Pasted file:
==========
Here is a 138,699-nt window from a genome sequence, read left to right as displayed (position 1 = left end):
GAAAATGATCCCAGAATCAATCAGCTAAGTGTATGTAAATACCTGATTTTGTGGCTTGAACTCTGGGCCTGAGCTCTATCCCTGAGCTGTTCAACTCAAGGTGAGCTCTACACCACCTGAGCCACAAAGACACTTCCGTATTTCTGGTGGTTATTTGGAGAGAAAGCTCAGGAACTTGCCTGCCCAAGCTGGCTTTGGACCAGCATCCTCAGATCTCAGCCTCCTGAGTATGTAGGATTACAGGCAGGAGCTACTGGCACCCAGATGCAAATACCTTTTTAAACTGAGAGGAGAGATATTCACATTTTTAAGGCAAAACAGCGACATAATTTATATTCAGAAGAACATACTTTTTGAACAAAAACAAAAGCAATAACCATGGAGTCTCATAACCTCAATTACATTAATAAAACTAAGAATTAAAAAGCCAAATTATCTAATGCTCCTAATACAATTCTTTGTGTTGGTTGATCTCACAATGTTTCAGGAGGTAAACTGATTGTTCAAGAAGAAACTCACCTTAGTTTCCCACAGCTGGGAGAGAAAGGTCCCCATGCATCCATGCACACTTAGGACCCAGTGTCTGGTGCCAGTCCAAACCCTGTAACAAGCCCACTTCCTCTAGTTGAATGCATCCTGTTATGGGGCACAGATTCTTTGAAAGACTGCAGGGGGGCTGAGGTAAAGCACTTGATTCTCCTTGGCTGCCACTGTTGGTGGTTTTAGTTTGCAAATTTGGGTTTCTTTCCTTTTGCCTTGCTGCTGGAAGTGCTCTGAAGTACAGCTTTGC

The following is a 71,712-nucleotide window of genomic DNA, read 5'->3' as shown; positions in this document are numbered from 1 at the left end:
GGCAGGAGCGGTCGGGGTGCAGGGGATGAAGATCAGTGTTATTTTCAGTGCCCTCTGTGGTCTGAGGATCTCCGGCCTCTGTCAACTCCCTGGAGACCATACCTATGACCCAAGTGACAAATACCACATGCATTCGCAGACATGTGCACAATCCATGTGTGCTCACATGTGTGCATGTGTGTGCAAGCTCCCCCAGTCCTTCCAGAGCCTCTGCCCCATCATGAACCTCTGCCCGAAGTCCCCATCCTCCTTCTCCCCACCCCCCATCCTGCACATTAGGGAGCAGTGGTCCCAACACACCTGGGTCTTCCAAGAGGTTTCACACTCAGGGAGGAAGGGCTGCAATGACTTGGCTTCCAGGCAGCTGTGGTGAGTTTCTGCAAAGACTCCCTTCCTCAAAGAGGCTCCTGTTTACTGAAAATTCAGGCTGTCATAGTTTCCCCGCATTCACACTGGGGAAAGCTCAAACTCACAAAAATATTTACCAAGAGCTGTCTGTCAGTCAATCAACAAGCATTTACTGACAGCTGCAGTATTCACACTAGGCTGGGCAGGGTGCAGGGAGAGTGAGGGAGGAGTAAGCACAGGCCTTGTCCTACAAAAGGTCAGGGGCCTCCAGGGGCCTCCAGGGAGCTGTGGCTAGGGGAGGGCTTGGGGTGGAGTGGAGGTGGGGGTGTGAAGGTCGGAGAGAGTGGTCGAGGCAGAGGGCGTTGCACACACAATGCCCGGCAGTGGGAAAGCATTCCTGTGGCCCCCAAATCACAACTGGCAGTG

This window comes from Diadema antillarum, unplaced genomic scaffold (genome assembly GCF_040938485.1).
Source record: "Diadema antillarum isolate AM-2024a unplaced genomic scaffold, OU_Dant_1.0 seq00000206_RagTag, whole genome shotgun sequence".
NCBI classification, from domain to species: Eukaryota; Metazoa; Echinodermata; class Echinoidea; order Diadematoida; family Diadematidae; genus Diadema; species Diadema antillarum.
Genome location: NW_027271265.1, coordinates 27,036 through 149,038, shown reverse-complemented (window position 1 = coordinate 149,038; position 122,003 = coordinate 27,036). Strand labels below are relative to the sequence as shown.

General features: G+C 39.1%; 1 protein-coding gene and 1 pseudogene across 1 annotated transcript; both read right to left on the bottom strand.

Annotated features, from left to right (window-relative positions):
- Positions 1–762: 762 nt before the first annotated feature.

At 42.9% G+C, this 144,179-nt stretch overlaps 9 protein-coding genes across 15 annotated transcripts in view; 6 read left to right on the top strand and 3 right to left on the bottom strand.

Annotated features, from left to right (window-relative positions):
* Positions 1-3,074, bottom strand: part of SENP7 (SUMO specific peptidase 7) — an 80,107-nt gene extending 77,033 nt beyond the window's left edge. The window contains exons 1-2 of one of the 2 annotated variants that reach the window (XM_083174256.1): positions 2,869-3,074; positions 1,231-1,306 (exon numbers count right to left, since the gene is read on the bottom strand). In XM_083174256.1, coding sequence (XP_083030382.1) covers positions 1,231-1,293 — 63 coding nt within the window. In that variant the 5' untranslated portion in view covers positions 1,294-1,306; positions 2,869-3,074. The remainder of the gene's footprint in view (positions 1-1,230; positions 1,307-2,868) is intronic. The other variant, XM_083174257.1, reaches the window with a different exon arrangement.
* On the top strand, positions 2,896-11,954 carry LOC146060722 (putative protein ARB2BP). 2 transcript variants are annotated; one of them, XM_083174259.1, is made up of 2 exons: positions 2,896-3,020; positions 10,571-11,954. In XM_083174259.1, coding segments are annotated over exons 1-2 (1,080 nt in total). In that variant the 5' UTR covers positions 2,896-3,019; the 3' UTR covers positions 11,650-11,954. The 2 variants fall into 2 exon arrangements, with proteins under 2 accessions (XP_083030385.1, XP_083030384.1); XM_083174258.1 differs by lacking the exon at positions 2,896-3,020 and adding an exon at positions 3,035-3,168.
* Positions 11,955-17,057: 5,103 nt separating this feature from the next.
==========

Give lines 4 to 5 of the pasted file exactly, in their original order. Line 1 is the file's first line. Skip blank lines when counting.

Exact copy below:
GGCAGGAGCGGTCGGGGTGCAGGGGATGAAGATCAGTGTTATTTTCAGTGCCCTCTGTGGTCTGAGGATCTCCGGCCTCTGTCAACTCCCTGGAGACCATACCTATGACCCAAGTGACAAATACCACATGCATTCGCAGACATGTGCACAATCCATGTGTGCTCACATGTGTGCATGTGTGTGCAAGCTCCCCCAGTCCTTCCAGAGCCTCTGCCCCATCATGAACCTCTGCCCGAAGTCCCCATCCTCCTTCTCCCCACCCCCCATCCTGCACATTAGGGAGCAGTGGTCCCAACACACCTGGGTCTTCCAAGAGGTTTCACACTCAGGGAGGAAGGGCTGCAATGACTTGGCTTCCAGGCAGCTGTGGTGAGTTTCTGCAAAGACTCCCTTCCTCAAAGAGGCTCCTGTTTACTGAAAATTCAGGCTGTCATAGTTTCCCCGCATTCACACTGGGGAAAGCTCAAACTCACAAAAATATTTACCAAGAGCTGTCTGTCAGTCAATCAACAAGCATTTACTGACAGCTGCAGTATTCACACTAGGCTGGGCAGGGTGCAGGGAGAGTGAGGGAGGAGTAAGCACAGGCCTTGTCCTACAAAAGGTCAGGGGCCTCCAGGGGCCTCCAGGGAGCTGTGGCTAGGGGAGGGCTTGGGGTGGAGTGGAGGTGGGGGTGTGAAGGTCGGAGAGAGTGGTCGAGGCAGAGGGCGTTGCACACACAATGCCCGGCAGTGGGAAAGCATTCCTGTGGCCCCCAAATCACAACTGGCAGTG

This window comes from Diadema antillarum, unplaced genomic scaffold (genome assembly GCF_040938485.1).